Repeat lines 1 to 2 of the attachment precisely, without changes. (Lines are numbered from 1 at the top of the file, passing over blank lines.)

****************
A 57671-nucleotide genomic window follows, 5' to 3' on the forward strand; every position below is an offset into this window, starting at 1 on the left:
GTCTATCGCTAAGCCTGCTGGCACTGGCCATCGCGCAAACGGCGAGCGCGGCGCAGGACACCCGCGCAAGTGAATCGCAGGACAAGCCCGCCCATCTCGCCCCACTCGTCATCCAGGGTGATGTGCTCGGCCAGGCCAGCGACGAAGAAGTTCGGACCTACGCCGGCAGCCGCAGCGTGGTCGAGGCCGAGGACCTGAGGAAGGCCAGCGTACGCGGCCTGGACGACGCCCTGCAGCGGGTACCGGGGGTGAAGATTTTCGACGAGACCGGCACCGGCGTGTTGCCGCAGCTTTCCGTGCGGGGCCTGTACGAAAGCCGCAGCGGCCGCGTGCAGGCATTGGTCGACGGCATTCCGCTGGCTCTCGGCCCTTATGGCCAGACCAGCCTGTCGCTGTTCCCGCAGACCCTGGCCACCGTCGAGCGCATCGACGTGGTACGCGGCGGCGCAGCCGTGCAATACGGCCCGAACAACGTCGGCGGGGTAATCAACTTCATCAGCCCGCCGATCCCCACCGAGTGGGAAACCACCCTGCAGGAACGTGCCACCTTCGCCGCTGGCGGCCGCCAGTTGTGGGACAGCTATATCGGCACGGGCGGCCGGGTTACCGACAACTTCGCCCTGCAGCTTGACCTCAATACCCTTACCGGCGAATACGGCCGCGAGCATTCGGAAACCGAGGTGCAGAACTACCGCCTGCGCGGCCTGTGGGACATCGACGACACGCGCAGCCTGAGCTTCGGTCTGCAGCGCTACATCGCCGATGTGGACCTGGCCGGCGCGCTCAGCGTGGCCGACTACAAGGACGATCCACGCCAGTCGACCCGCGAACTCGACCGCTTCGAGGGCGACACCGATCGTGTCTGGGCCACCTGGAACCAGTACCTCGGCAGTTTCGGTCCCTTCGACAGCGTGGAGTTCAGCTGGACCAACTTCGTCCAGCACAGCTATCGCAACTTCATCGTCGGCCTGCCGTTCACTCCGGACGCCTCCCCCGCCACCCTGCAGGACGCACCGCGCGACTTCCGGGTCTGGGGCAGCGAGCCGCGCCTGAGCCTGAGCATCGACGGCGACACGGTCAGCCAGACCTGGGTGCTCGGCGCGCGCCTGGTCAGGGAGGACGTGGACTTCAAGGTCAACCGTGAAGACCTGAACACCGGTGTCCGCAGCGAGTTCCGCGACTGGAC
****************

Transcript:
A 57671-nucleotide genomic window follows, 5' to 3' on the forward strand; every position below is an offset into this window, starting at 1 on the left:
GTCTATCGCTAAGCCTGCTGGCACTGGCCATCGCGCAAACGGCGAGCGCGGCGCAGGACACCCGCGCAAGTGAATCGCAGGACAAGCCCGCCCATCTCGCCCCACTCGTCATCCAGGGTGATGTGCTCGGCCAGGCCAGCGACGAAGAAGTTCGGACCTACGCCGGCAGCCGCAGCGTGGTCGAGGCCGAGGACCTGAGGAAGGCCAGCGTACGCGGCCTGGACGACGCCCTGCAGCGGGTACCGGGGGTGAAGATTTTCGACGAGACCGGCACCGGCGTGTTGCCGCAGCTTTCCGTGCGGGGCCTGTACGAAAGCCGCAGCGGCCGCGTGCAGGCATTGGTCGACGGCATTCCGCTGGCTCTCGGCCCTTATGGCCAGACCAGCCTGTCGCTGTTCCCGCAGACCCTGGCCACCGTCGAGCGCATCGACGTGGTACGCGGCGGCGCAGCCGTGCAATACGGCCCGAACAACGTCGGCGGGGTAATCAACTTCATCAGCCCGCCGATCCCCACCGAGTGGGAAACCACCCTGCAGGAACGTGCCACCTTCGCCGCTGGCGGCCGCCAGTTGTGGGACAGCTATATCGGCACGGGCGGCCGGGTTACCGACAACTTCGCCCTGCAGCTTGACCTCAATACCCTTACCGGCGAATACGGCCGCGAGCATTCGGAAACCGAGGTGCAGAACTACCGCCTGCGCGGCCTGTGGGACATCGACGACACGCGCAGCCTGAGCTTCGGTCTGCAGCGCTACATCGCCGATGTGGACCTGGCCGGCGCGCTCAGCGTGGCCGACTACAAGGACGATCCACGCCAGTCGACCCGCGAACTCGACCGCTTCGAGGGCGACACCGATCGTGTCTGGGCCACCTGGAACCAGTACCTCGGCAGTTTCGGTCCCTTCGACAGCGTGGAGTTCAGCTGGACCAACTTCGTCCAGCACAGCTATCGCAACTTCATCGTCGGCCTGCCGTTCACTCCGGACGCCTCCCCCGCCACCCTGCAGGACGCACCGCGCGACTTCCGGGTCTGGGGCAGCGAGCCGCGCCTGAGCCTGAGCATCGACGGCGACACGGTCAGCCAGACCTGGGTGCTCGGCGCGCGCCTGGTCAGGGAGGACGTGGACTTCAAGGTCAACCGTGAAGACCTGAACACCGGTGTCCGCAGCGAGTTCCGCGACTGGAC